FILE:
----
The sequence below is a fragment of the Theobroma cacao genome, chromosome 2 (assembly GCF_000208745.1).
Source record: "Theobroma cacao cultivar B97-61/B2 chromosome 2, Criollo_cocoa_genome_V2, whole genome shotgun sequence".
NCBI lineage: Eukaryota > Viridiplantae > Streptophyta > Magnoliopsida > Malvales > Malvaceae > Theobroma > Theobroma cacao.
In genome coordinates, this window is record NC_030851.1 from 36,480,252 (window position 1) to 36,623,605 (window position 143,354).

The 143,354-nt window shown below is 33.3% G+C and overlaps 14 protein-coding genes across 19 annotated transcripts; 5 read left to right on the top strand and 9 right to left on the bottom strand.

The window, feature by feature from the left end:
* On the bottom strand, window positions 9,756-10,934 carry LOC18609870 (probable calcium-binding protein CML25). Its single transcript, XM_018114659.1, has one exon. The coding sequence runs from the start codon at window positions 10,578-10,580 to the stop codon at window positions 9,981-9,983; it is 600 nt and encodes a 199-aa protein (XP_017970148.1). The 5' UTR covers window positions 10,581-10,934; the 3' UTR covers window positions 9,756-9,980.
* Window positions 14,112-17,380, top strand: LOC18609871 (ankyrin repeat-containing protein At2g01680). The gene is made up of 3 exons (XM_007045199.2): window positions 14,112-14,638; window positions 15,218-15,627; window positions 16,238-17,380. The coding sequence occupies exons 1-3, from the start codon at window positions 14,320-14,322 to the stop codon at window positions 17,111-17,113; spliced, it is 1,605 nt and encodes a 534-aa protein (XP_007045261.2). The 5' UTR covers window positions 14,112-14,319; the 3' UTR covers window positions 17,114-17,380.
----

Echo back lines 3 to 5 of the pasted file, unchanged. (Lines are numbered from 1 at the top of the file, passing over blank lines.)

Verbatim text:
NCBI lineage: Eukaryota > Viridiplantae > Streptophyta > Magnoliopsida > Malvales > Malvaceae > Theobroma > Theobroma cacao.
In genome coordinates, this window is record NC_030851.1 from 36,480,252 (window position 1) to 36,623,605 (window position 143,354).

The 143,354-nt window shown below is 33.3% G+C and overlaps 14 protein-coding genes across 19 annotated transcripts; 5 read left to right on the top strand and 9 right to left on the bottom strand.